Both Depression and Attention Deficit / Hyperactivity Disorder (ADHD) are very common
in our population. The National Institute of Mental Health (NIMH, 2021) shows statistics that the
prevalence of the current adult population in the United States with ADHD is 4.4%; for adults
with depression in the US, 8.4% of adults in 2020 had at least one major depressive episode.
Furthermore, there is "…reporting prevalence rates of depression in individuals with ADHD
ranging from 18.6% [ 37 ] to 53.3% [ 4 ]. Similarly, studies have reported comorbid ADHD in
individuals with depression at rates of 9% to 16% [ 69 ], with a mean rate of 7.8% [ 16 ] (Katzman et al., 2017).
Depression and ADHD are known as co-morbid conditions. The Encyclopedia Britannica
defines comorbidity as “a disease or condition that coexists with but often is independent of
another disease or condition” (Horn). It can be confusing for the patient to be faced with
problems that both conditions bring, and how to go about seeking help and treatment.
What is Depression?
Depression is a mental and psychiatric disorder characterized by a persistent feeling of
sadness, loss of interest, and hopelessness. Other symptoms may include disturbances in
appetite, sleep and difficulties focusing and/or carrying out daily activities. There are many different types of depression, including Major Depressive Disorder, Seasonal Affective Disorder, and Persistent Depressive Disorder. (Torres, 2020.). All types of depression negatively impact a person’s quality of life, self-esteem, and behavioral patterns.
What is Attention-Deficit/Hyperactivity Disorder?
ADHD is a mental disorder that includes symptoms of difficulty focusing/paying attention,
impulsivity, and hyperactivity. A person with ADHD often has trouble focusing on school, work
or other tasks. Another type of ADHD is Attention Deficit Disorder Inattentive Type, which
includes less hyperactive traits but more difficulty focusing. A person with ADD-Inattentive
Type maybe someone who daydreams more and “spaces out” as opposed to someone who has
trouble keeping still. There is also a combination type of ADHD which includes both
hyperactivity and inattention. All types can interfere with a person’s ability to carry out daily
tasks and make life more difficult. People with ADHD also suffer with lower self-esteem and
are at higher risk of struggling with depression.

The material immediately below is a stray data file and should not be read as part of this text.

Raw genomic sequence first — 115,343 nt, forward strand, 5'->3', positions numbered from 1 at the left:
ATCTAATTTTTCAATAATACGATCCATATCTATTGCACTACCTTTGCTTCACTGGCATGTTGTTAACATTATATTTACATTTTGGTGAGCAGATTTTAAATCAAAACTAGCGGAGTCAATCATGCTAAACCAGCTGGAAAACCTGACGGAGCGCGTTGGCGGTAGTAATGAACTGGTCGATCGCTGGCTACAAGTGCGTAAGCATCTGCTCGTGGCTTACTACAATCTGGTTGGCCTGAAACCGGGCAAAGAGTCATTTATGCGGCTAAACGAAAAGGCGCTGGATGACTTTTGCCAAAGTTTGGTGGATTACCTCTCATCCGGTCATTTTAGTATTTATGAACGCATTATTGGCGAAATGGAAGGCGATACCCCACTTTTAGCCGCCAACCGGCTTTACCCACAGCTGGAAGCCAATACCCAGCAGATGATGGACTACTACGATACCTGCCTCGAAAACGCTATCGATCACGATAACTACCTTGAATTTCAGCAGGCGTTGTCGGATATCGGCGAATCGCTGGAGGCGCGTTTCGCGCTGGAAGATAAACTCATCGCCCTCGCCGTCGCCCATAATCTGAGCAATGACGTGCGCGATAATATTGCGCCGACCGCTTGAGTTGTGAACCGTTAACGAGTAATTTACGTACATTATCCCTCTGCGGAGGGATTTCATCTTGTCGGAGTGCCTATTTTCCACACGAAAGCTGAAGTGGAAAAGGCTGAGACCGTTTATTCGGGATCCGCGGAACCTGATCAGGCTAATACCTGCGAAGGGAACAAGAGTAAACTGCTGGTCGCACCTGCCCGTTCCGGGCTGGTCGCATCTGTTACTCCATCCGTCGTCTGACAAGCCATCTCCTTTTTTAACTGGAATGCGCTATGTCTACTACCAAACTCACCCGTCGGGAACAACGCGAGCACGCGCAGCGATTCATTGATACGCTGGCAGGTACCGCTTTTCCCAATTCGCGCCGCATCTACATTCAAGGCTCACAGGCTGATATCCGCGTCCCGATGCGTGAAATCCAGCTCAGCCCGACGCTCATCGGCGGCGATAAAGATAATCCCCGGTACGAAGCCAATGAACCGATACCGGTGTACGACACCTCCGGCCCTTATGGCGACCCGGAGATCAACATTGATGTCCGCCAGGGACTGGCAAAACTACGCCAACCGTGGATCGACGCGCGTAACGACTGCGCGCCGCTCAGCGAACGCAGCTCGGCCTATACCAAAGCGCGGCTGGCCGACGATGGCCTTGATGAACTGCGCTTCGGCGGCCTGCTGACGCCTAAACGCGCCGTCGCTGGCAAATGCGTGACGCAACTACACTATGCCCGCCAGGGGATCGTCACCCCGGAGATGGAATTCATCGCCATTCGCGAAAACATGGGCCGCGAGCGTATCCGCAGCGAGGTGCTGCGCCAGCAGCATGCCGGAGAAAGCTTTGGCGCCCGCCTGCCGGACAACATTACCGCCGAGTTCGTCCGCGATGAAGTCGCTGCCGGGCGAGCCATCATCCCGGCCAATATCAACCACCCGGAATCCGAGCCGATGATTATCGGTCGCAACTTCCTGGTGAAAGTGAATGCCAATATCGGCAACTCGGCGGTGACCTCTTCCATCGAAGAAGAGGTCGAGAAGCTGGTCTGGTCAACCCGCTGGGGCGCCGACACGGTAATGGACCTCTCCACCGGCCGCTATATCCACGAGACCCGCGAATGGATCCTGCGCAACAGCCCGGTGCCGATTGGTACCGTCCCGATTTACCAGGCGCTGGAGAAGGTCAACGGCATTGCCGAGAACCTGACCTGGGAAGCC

How are depression and ADHD diagnosed?
Both depression and ADHD are diagnosed and treated by mental health professionals, and require psychiatric assessment and evaluation. Psychiatrists typically diagnose depression as they are specialized in mental illnesses, although other non-psychiatric medical doctors and advanced practitioners (such as physician assistants or nurse practitioners) can diagnose depression based on a patient’s presentation of symptoms.
The practitioner may also prescribe specific tests to rule out other medical conditions, such as viruses, hypothyroidism, central nervous system tumors, head trauma, multiple sclerosis, stroke, syphilis, and various types of cancer (Fulghum Bruce, 2020).
These illnesses can cause symptoms
that are often associated with depression, such as fatigue, mood swings, lethargy, loss of interest, and changes in cognition. It is also important for the provider to do a proper assessment of patient’s medical history, current medications, and lifestyle habits, in order to accurately diagnose depression and other mental illnesses.
Diagnoses of ADHD also includes a thorough assessment of medical history, medications,
and lifestyle behaviors. However, diagnosing ADHD takes a bit more time than the process for
diagnosing depression. Cognitive and behavioral tests are usually administered by a licensed
professional who is specialized in understanding ADHD. These tests maybe questionnaires
regarding a person’s behavior, or there maybe tasks that the person must perform, and a
professional evaluates how the person did and if whether or not they had specific problems
performing these tasks. There are also many challenges that go along with identifying and
diagnosing ADHD. According to L. Silver (2020), “Too often, doctors diagnose ADHD without considering all of the symptoms and other conditions that may cause them.” Similarly to
diagnosing depression, there are many underlying issues that can affect the presentation of